If you make a game too bleak, then a lot of people are going to say Hey, this is too depressing, I dont want to be a part of it. Every human being is different, and when were making games we usually try to create something that resonates with as many people as possible. Its like: if Im making a chocolate cake, Im not going to force you to eat it. But Im not going to make a vanilla cake because less people are going to want to eat it. I want to make something with as much flavour as possible. So, with every decision you make, youre opening the door to certain things and closing it to others.
Do you think games represent a Hollywood reality, rather than representing actual reality?
Thats interesting, and its something we talk about often. There is realistic, there is believable, and there is Hollywood realistic--and theyre all different. One example that comes to mind is when I was talking to our sound designer a few years ago. He was telling me about the sound of a tornado. When youre close to a tornado it doesnt sound at all like youd hear in the movies. But, the first movie with a tornado came out, they put a specific sound in there, and that got into everyones head as the sound of a tornado. So now, when making a tornado in a movie, if it doesnt sound like that original tornado people arent comfortable with it.
Interestingly, in Zero Dark Thirty they went ultra-realistic with the sound in that, and it sounds incredible. Its so silent, so intense. As a creator it excited me because it was so intense. If something is so over the top you just get immune to it all.
Was there anything in Splinter Cell considered to be too realistic?
One example is in Spies vs Mercs. We have optical camo, much like you saw in Ghost Recon Future Soldier. So, its part of the Clancy universe, but it doesnt actually exist--theres no Delta Force out there that can turn itself invisible. At the same time we know that there is a lot of research around it, and there are certain technologies that are getting there.
Right now you could probably create optical camo in real life, but only if youre staring at the guy from the front (because it would have a series of cameras recording behind him and projecting that to the front). That wouldnt be very practical in a game, so we do the work for them and add in optical camo that works at all angles, because its more fun. We look for the research and say Lets make is quicker, faster, smaller. Thats the kind of rules I like to have for realism. The sticky cam is another example of this. They have the technology for tiny, remote control cameras--its just that they cant stick them to walls just yet.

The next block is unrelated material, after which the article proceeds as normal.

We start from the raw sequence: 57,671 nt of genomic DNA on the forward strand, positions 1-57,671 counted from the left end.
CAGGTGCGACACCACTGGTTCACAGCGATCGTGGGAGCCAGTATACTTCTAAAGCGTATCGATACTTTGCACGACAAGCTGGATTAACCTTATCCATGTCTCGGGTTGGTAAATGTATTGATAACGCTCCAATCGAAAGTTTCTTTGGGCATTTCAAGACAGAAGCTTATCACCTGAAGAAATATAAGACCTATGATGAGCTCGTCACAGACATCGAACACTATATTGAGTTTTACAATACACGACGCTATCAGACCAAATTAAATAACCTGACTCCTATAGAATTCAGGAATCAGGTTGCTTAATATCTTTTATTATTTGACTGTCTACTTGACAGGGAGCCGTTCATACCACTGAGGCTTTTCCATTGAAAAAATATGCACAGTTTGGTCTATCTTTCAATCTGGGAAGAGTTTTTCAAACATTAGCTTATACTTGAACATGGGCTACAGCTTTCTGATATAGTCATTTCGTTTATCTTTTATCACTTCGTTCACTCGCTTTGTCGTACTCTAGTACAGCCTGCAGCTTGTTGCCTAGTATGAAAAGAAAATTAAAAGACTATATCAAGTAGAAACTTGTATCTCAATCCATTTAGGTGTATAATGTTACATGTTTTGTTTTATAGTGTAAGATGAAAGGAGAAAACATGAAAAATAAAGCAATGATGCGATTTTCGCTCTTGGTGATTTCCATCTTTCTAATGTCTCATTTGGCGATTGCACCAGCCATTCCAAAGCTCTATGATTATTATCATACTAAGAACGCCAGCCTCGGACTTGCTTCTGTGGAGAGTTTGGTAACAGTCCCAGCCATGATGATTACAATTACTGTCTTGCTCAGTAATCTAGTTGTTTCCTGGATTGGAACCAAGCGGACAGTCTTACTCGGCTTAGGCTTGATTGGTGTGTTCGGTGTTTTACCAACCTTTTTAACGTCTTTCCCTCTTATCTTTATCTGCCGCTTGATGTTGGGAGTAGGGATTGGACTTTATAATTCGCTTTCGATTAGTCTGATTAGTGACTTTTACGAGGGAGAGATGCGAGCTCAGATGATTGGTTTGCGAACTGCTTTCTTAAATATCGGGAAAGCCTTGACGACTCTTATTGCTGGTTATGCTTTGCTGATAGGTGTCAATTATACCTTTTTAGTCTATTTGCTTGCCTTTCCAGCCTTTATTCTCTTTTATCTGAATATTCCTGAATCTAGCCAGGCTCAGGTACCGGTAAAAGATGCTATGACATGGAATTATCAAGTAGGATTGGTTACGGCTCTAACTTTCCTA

If you could collaborate with any other development team in the world, who would that be?
It really depends on what I was making. Naughty Dog would be great. Theyve nailed how to make narrative in a game. So if I was working on a strongly story-driven game, Id love to collaborate with them and learn about how they work. Now, if were focusing more on multiplayer, Id love to talk to someone like Respawn to see what their philosophy is on building TitanFall and even their next game. If I was doing an MMO, Id check out Blizzard.
There are some great studios out there, but what I really love is that Ubisoft are right among them. When you think about Ubi Montreal--they make incredible open-world games like Far Cry 3, Assassins Creed, and Watch Dogs. I guarantee you that if my next game is open-world, Im going to be traveling to Montreal a lot. So it depends on what youre doing.
You guys make a great spy game. Settle an office debate for us: who should make the next James Bond game? Fancy it yourself?
Ha--you know what, I dont think about it in that way. Its the opposite for me. I really want Splinter Cell to have an amazing movie franchise and to be as big as James Bond. There are some great Bond movies, and theyre obviously a big point of reference for us. At the same time, Im so hungry for a good Splinter Cell movie. I know were developing one now, and that people are responding to it. Sam Fisher is a great hero--hes interesting, hes different--and the brand has some really iconic images like the three-light goggles. The Splinter Cell world is just so interesting, so yeah, I think it deserves a great movie.
So, what do you think? Will Fisher ever be as huge as James Bond? Will you still be missing Michael Ironside when you're playing through Blacklist? And have you ever heard a tornado up close? We really, really hope you answer 'No' to that last question. As ever, let us know your brain-thinkings in the comments.
Want more super-interesting interview features? We have them, you know. Here's one with Fallout creator Brian Fargo, which is all about choice in games. And here's another with Insomniac's Ted Price, where he discusses the end of the Resistance series. Aw, we miss you Resistance.